Maximum purchase price: $70,000 divided by 15% = $466,000


Should you buy a house, a townhouse or a unit? What price point? Where? All of those different decisions have to be made at some point. This is definitely a relevant question, but we are not there yet.


Every property you buy has to serve a clear purpose in your portfolio in order to continually transition you from the acquisitions phase to the consolidation phase, and beyond to your ultimate outcome and lifestyle/legacy phase.



• These are properties in solid and major locations that tend to outperform the rest of the market over time.
• These are blue-chip properties and will be the ones you will tend to want to hold long term.
• Your ultimate portfolio of $3m may simply be four of these types of properties owned outright at a value of $750,000 each, bringing in $120,000 cash flow.

• These are properties that are as close as possible to being self-supporting, so you don’t have to dip into your back pocket every day to cover your mortgages.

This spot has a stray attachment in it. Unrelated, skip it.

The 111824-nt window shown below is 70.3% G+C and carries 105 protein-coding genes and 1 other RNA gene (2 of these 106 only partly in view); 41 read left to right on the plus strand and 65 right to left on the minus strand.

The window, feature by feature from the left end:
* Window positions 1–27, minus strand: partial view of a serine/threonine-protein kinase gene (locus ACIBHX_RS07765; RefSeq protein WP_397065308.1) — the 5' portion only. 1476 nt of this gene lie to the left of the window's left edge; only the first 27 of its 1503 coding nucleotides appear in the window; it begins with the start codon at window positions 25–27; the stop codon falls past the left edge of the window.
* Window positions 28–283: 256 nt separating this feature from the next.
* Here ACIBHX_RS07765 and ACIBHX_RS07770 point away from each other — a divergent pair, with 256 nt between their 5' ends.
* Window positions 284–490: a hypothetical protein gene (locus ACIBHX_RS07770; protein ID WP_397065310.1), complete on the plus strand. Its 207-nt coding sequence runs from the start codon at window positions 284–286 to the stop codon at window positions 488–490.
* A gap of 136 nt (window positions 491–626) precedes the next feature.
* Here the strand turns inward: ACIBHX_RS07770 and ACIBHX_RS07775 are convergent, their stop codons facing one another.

• The cash flow generated from these properties will also support your servicing, so the banks can continue to lend you money to invest.

• This strategy is not about buy and hold like the growth strategy; it is about buy and trade.
• The purpose of these properties is to make a profit, which can then be used to accelerate your other strategies and ultimately deleverage your portfolio.
• You may use the profits to create bigger deposits in order to lower your LVR for future purchases.
• You can also use them to reduce the debt of your other buy-and-hold properties in chunks of cash rather than trying to pay them down little by little. This is a much faster way of eliminating debt.